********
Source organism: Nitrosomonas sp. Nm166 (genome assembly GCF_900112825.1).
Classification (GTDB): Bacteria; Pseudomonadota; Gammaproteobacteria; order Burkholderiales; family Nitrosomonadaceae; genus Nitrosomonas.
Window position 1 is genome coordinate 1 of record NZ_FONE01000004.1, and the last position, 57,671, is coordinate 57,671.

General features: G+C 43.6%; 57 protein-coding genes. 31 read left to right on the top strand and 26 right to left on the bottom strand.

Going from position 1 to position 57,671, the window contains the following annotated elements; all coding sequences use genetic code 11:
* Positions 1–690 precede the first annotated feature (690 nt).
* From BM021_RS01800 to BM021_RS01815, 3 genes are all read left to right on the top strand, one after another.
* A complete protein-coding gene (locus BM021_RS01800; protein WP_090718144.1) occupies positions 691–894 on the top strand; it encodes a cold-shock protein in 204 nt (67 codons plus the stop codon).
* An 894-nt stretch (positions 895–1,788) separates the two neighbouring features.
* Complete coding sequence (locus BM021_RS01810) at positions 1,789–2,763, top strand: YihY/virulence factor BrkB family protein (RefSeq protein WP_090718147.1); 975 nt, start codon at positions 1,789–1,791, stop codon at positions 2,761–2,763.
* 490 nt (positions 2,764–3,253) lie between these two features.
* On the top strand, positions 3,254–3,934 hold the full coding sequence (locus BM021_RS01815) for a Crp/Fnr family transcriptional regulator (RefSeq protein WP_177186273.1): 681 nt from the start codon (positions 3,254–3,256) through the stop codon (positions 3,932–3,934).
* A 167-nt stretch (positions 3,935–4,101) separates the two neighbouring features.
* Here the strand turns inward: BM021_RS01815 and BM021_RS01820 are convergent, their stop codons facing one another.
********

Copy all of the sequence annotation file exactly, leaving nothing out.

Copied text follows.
Source organism: Nitrosomonas sp. Nm166 (genome assembly GCF_900112825.1).
Classification (GTDB): Bacteria; Pseudomonadota; Gammaproteobacteria; order Burkholderiales; family Nitrosomonadaceae; genus Nitrosomonas.
Window position 1 is genome coordinate 1 of record NZ_FONE01000004.1, and the last position, 57,671, is coordinate 57,671.

General features: G+C 43.6%; 57 protein-coding genes. 31 read left to right on the top strand and 26 right to left on the bottom strand.

Going from position 1 to position 57,671, the window contains the following annotated elements; all coding sequences use genetic code 11:
* Positions 1–690 precede the first annotated feature (690 nt).
* From BM021_RS01800 to BM021_RS01815, 3 genes are all read left to right on the top strand, one after another.
* A complete protein-coding gene (locus BM021_RS01800; protein WP_090718144.1) occupies positions 691–894 on the top strand; it encodes a cold-shock protein in 204 nt (67 codons plus the stop codon).
* An 894-nt stretch (positions 895–1,788) separates the two neighbouring features.
* Complete coding sequence (locus BM021_RS01810) at positions 1,789–2,763, top strand: YihY/virulence factor BrkB family protein (RefSeq protein WP_090718147.1); 975 nt, start codon at positions 1,789–1,791, stop codon at positions 2,761–2,763.
* 490 nt (positions 2,764–3,253) lie between these two features.
* On the top strand, positions 3,254–3,934 hold the full coding sequence (locus BM021_RS01815) for a Crp/Fnr family transcriptional regulator (RefSeq protein WP_177186273.1): 681 nt from the start codon (positions 3,254–3,256) through the stop codon (positions 3,932–3,934).
* A 167-nt stretch (positions 3,935–4,101) separates the two neighbouring features.
* Here the strand turns inward: BM021_RS01815 and BM021_RS01820 are convergent, their stop codons facing one another.